Eubie Blake, American, 1887 - 1983  Search this
Dance Theatre of Harlem, American, founded 1969  Search this
National Coalition of 100 Black Women, American, founded 1981  Search this
Medium:
ink on paper
Dimensions:
H x W x D: 10 13/16 × 8 7/16 × 1/2 in. (27.5 × 21.4 × 1.3 cm)
Type:
magazines (periodicals)
Place made:
Harlem, New York City, New York, United States, North and Central America
Place depicted:
Martha's Vineyard, Oak Bluffs, Dukes County, Massachusetts, United States, North and Central America
Bahamas, Caribbean, North and Central America
Houston, Harris County, Texas, United States, North and Central America
Atlanta, Fulton County, Georgia, United States, North and Central America
Date:
1983
Topic:
African American  Search this
Advertising  Search this
Associations and institutions  Search this
Business  Search this
Communities  Search this
Fraternal organizations  Search this
Fraternities  Search this
Government  Search this
HBCUs (Historically Black Colleges and Universities)  Search this
Journalism  Search this
Labor  Search this
Mass media  Search this
Men  Search this
Political organizations  Search this
Politics  Search this
Professional organizations  Search this
Religious groups  Search this
Social life and customs  Search this
Sororities  Search this
Travel  Search this
U.S. History, 1969-2001  Search this
Urban life  Search this
Women  Search this
Credit Line:
Collection of the Smithsonian National Museum of African American History and Culture, Gift of Anne B. Patrick and the family of Hilda E. Stokely
Object number:
2012.167.17
Restrictions & Rights:
Public domain
See more items in:
National Museum of African American History and Culture Collection
Classification:
Documents and Published Materials-Published Works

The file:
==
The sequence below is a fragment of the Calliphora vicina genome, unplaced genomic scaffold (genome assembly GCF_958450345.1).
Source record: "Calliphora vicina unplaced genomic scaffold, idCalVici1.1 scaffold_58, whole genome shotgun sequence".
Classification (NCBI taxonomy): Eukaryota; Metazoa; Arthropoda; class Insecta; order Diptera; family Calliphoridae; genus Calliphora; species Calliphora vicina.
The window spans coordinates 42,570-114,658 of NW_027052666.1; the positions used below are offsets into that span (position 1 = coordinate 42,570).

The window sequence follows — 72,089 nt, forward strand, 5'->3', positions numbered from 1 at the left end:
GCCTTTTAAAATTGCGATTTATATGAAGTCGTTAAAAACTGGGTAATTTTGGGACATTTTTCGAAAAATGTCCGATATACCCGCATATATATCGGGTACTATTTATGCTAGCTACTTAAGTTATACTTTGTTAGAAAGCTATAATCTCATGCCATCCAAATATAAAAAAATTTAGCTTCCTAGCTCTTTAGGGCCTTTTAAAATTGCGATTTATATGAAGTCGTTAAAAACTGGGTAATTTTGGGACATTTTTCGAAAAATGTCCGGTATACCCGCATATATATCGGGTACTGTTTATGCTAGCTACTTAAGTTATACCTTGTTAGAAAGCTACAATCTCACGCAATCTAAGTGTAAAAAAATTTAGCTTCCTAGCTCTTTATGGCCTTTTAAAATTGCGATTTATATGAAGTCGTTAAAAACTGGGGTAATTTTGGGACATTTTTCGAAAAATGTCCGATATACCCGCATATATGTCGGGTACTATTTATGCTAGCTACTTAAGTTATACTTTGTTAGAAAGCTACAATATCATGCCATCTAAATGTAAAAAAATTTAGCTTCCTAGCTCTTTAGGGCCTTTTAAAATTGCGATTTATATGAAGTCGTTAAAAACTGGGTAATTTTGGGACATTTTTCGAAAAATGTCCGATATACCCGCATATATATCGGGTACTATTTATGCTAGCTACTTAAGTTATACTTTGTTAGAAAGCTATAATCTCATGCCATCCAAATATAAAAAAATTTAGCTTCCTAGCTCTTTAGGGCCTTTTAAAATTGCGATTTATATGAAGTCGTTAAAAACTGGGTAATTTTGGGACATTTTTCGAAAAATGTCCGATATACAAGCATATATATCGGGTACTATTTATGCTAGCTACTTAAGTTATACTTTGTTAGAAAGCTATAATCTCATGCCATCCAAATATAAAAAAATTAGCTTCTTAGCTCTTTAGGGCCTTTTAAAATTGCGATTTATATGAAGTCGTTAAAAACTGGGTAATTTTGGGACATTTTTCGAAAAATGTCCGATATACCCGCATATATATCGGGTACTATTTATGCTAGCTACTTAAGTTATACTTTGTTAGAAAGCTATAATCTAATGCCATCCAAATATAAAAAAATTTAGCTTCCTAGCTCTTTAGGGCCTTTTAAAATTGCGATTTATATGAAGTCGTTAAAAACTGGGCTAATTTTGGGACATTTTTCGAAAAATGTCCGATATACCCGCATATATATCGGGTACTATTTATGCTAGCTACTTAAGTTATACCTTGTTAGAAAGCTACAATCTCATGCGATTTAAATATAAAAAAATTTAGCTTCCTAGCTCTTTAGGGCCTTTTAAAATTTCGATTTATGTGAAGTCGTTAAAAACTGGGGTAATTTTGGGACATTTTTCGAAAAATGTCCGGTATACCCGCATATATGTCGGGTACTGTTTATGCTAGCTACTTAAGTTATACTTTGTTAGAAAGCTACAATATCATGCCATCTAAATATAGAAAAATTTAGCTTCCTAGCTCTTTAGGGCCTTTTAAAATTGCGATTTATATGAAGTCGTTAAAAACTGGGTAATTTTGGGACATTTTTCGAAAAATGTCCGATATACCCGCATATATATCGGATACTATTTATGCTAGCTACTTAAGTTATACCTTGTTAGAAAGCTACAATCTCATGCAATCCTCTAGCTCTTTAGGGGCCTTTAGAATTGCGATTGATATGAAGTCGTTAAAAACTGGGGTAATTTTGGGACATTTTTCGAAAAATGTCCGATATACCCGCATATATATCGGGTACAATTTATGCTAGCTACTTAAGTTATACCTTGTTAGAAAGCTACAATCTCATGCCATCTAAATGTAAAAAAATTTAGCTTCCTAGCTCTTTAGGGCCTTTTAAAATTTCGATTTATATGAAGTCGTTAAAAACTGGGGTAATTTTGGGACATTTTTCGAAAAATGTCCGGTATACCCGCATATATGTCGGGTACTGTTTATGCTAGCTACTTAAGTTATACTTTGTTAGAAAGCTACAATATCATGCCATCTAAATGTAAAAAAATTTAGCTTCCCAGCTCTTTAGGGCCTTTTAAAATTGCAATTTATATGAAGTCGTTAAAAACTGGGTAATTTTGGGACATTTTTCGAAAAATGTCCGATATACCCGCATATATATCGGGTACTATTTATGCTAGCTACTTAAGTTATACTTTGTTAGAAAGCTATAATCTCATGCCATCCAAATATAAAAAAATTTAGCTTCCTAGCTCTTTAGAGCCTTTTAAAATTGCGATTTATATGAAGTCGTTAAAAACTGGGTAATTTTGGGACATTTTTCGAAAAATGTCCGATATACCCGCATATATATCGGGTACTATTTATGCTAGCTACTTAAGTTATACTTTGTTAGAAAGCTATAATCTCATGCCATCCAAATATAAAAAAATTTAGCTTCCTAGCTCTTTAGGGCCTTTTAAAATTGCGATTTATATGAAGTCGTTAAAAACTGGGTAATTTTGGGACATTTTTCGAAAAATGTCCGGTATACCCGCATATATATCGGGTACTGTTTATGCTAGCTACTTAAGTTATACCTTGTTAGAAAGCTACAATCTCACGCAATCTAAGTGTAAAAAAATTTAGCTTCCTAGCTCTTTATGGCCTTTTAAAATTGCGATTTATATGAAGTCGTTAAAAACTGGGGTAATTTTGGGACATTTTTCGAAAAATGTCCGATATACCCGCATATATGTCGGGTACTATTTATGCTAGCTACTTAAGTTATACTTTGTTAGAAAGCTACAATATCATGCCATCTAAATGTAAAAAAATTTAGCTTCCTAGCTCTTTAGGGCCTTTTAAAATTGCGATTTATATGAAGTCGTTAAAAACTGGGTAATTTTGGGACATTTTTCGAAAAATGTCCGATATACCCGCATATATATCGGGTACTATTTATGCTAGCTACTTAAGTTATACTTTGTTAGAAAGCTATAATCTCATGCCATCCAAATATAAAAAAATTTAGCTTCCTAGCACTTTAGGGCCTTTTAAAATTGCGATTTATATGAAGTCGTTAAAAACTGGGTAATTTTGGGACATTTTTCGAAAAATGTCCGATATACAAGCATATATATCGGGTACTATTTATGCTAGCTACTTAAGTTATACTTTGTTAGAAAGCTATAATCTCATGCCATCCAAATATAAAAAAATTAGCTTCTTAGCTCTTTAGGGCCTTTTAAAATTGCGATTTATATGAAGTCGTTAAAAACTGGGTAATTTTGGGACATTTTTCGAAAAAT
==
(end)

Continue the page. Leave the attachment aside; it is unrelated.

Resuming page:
Data Source:
National Museum of African American History and Culture
GUID:
http://n2t.net/ark:/65665/fd516419a20-d7d3-4570-a5c9-78bd4c89cfee
EDAN-URL:
edanmdm:nmaahc_2012.167.17
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  • View <I>Delegate</I> digital asset number 1
  • View <I>Delegate</I> digital asset number 2

Delegate

Published by:
MelPat Associates, American, 1965 - 1986  Search this
Created by:
C. Melvin Patrick, American, died 1985  Search this
Subject of:
National Association for the Advancement of Colored People, American, founded 1909  Search this
National Urban League, American, founded 1910  Search this
Sigma Phi Rho Fraternity, American, founded 1978  Search this
National Association for Equal Opportunity in Higher Education, American, founded 1969  Search this
Association of Black Women Attorneys, American, founded 1976  Search this
National Urban Affairs Council, American, founded 1971  Search this
Raymond A. Jordan Jr., American, born 1943  Search this
National Association of Market Developers, American, founded 1953  Search this
The Links, Incorporated, American, founded 1946  Search this
Northside Center for Child Development, Inc., founded 1946  Search this
National Newspaper Publishers Association, American, founded 1827  Search this
Prince Hall Freemasonry, founded 1784  Search this
Chi Delta Mu Fraternity, Inc., American, founded 1913  Search this
Top Ladies of Distinction, Inc., American, founded 1964  Search this
Lambda Kappa Mu Sorority, Inc., American, founded 1937  Search this
Carats, Inc., American, founded 1959  Search this
Chi Eta Phi Sorority, Inc., American, founded 1932  Search this
National United Church Ushers Association of America, Inc., American, founded 1919  Search this
Iota Phi Lambda Sorority, Inc., American, founded 1929  Search this
National Medical Association, American, founded 1895  Search this
Dr. Leslie L. Alexander, Jamaican American, 1917 - 2002  Search this